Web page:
CHAPTER VIII. IBRAHIM's RETURN.
There are many good wild fruits, including one very similar to a walnut in its green shell; the flesh of this has a remarkably fine flavour, and the nut within exactly resembles a horse-chestnut in size and fine mahogany colour. This nut is roasted, and, when ground and boiled, a species of fat or butter is skimmed from the surface of the water: this is much prized by the natives, and is used for rubbing their bodies, being considered as the best of all fats for the skin; it is also eaten.
Among the best of the wild fruits is one resembling raisins; this grows in clusters upon a large tree. Also a bright yellow fruit, as large as a Muscat grape, and several varieties of plums. None of these are produced in Latooka. Ground-nuts are also in abundance in the forests; these are not like the well-known African ground-nut of the west coast, but are contained in an excessively hard shell. A fine quality of flax grows wild, but the twine generally used by the natives is made from the fibre of a species of aloe. Tobacco grows to an extraordinary size, and is prepared similarly to that of the Ellyria tribe.
When ripe, the leaves are pounded in a mortar and reduced to a pulp; the mass is then placed in a conical mould of wood, and pressed. It remains in this until dry, when it presents the shape of a loaf of sugar, and is perfectly hard. The tobacco of the Ellyria tribe is shaped into cheeses, and frequently adulterated with cowdung. I had never smoked until my arrival in Obbo, but having suffered much from fever, and the country being excessively damp, I commenced with Obbo pipes and tobacco.
Every tribe has a distinct pattern of pipe; those of the Bari have wide trumpet-shaped mouths; the Latooka are long and narrow; and the Obbo smaller and the neatest. All their pottery is badly burned, and excessively fragile if wet. The water jars are well formed, although the potter's wheel is quite unknown, and the circular form is obtained entirely by the hand. Throughout the tribes of the White Nile, the articles of pottery are limited to the tobacco-pipe and the water-jar: all other utensils are formed either of wood, or of gourd shells.
By observation, 1 determined the latitude of my camp at Obbo to be 4 degrees 02' N., 32 degrees 31' long. E., and the general elevation of the country 3,674 feet above the sea, the temperature about 76 degrees F. The altitude of Latooka was 2,236 feet above the sea level: thus we were, at Obbo, upon an elevated plateau, 1,438 feet above the general level of the country on the east of the mountain range. The climate would be healthy were the country sufficiently populated to war successfully against nature; but the rainfall continuing during ten months of the year, from February to the end of November, and the soil being extremely fertile, the increase of vegetation is too rapid, and the scanty population are hemmed in and overpowered by superabundant herbage. This mass of foliage, and grasses of ten feet in height interwoven with creeping plants and wild grape-vines, is perfectly impenetrable to man, and forms a vast jungle, inhabited by elephants, rhinoceros, and buffaloes, whose ponderous strength alone can overcome it. There are few antelopes, as those animals dislike the grass jungles, in which they have no protection against the lion or the leopard, as such beasts of prey can approach them unseen. In the month of January the grass is sufficiently dry to burn, but even at that period there is a quantity of fresh green grass growing between the withered stems; thus the firing of the prairies does not absolutely clear the country, but merely consumes the dry matter, and leaves a ruin of charred herbage, rendered so tough by the burning, that it is quite impossible to ride without cutting the skin from the horse's shins and shoulders. Altogether, it is a most uninteresting country, as there is no possibility of traversing it except by the narrow footpaths made by the natives.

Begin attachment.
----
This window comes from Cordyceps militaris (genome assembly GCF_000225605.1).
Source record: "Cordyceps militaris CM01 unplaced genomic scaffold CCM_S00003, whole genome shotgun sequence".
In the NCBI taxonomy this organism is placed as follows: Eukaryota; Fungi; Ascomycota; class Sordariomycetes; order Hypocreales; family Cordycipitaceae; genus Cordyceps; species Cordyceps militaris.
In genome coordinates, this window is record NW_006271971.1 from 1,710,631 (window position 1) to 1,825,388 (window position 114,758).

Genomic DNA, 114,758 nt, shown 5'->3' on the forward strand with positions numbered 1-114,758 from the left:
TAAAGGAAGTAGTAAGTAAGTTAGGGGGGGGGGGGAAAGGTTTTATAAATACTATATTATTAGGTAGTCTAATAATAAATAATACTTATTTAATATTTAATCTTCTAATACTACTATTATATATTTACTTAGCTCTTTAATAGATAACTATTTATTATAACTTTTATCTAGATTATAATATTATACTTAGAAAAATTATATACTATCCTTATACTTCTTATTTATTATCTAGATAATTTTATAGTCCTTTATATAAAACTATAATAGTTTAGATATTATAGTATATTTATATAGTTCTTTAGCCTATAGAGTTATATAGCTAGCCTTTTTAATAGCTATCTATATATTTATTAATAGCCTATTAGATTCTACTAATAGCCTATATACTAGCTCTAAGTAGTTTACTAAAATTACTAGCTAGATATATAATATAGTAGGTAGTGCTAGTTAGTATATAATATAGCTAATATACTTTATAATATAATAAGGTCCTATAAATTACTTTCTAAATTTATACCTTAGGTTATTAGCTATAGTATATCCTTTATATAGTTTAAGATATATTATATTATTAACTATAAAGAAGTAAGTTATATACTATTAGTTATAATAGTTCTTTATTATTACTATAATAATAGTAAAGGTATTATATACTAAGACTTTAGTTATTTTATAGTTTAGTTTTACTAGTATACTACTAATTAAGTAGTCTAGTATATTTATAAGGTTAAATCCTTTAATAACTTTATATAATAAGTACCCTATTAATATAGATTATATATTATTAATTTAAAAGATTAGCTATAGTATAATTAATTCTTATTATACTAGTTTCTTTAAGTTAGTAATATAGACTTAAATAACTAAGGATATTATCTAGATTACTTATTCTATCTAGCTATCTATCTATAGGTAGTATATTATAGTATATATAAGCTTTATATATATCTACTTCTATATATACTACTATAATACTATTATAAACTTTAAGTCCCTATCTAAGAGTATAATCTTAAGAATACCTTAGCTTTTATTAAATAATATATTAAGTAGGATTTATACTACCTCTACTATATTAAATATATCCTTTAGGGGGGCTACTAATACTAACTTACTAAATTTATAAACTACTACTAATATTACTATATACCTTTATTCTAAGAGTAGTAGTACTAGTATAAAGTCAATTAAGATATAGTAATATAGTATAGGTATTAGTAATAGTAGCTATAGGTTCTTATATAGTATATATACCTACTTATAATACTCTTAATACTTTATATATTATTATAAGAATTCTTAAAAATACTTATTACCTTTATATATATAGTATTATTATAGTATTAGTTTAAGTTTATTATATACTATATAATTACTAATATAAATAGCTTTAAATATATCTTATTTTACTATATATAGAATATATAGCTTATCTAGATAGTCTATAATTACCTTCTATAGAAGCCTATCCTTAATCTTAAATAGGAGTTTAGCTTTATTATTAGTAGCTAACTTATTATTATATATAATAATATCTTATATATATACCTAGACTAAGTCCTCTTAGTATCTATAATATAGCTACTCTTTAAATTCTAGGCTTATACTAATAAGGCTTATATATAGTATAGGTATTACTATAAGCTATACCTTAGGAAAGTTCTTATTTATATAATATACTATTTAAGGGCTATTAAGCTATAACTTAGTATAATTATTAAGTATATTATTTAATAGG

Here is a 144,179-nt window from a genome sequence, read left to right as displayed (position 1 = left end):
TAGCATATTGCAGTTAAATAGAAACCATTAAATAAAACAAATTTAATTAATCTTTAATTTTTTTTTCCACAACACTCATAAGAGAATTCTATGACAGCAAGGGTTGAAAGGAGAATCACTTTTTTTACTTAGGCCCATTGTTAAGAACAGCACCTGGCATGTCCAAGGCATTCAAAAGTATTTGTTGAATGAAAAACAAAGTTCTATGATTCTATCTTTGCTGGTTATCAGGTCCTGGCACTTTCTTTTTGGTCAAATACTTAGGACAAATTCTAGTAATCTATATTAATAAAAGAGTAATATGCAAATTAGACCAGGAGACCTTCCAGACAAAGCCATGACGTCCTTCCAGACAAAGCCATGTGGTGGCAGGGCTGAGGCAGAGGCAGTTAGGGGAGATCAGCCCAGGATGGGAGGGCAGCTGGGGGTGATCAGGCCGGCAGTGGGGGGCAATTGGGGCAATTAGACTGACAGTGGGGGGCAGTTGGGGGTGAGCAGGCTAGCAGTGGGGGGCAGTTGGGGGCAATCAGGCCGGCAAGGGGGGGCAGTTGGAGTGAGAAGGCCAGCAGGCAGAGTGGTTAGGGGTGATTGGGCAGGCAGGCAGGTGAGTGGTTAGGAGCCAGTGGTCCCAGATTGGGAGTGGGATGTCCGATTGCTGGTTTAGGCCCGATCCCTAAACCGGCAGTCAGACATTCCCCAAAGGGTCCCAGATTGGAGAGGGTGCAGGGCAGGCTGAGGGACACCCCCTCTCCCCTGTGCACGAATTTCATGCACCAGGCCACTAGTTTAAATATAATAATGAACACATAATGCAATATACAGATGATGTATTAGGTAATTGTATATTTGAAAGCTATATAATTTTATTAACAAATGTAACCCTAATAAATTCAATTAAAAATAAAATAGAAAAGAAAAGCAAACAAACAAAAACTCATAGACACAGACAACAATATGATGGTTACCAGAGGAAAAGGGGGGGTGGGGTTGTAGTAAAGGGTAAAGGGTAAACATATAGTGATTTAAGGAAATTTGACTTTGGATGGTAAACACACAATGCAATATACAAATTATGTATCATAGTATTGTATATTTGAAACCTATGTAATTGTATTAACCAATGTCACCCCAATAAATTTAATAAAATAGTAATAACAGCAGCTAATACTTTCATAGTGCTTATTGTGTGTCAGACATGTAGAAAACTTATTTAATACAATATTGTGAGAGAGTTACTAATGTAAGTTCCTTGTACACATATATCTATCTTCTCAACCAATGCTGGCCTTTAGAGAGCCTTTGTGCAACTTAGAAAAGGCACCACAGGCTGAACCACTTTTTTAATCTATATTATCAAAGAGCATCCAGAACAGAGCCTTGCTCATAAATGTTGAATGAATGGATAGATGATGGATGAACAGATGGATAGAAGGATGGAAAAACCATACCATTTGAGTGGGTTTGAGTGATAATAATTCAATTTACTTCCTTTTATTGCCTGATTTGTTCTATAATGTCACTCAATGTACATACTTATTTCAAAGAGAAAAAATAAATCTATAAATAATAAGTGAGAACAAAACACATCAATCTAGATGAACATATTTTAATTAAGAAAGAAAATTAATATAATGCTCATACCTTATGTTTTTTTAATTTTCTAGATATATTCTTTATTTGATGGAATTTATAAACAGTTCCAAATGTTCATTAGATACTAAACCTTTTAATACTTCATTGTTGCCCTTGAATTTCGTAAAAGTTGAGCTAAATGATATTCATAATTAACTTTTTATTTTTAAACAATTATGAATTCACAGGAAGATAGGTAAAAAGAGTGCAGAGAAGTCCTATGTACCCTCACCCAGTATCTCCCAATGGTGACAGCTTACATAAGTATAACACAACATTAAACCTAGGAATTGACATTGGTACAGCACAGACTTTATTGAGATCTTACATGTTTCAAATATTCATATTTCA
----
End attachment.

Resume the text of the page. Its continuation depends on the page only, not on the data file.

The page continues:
The chief of Obbo came to meet us with several of his head men. He was an extraordinary-looking man, about fifty-eight or sixty years of age; but, far from possessing the dignity usually belonging to a grey head, he acted the buffoon for our amusement, and might have been a clown in a pantomime.
The heavy storm having cleared, the nogaras beat, and our entertaining friend determined upon a grand dance; pipes and flutes were soon heard gathering from all quarters, horns brayed, and numbers of men and women began to collect in crowds, while old Katchiba, the chief, in a state of great excitement, gave orders for the entertainment.
About a hundred men formed a circle; each man held in his left hand a small cup-shaped drum, formed of hollowed wood, one end only being perforated, and this was covered with the skin of the elephant's ear, tightly stretched. In the centre of the circle was the chief dancer, who wore, suspended from his shoulders, an immense drum, also covered with the elephant's ear. The dance commenced by all singing remarkably well a wild but agreeable tune in chorus, the big drum directing the time, and the whole of the little drums striking at certain periods with such admirable precision, that the effect was that of a single instrument. The dancing was most vigorous, and far superior to anything that I had seen among either, Arabs or savages, the figures varying continually, and ending with a "grand galop" in double circles, at a tremendous pace, the inner ring revolving in a contrary direction to the outer; the effect of this was excellent.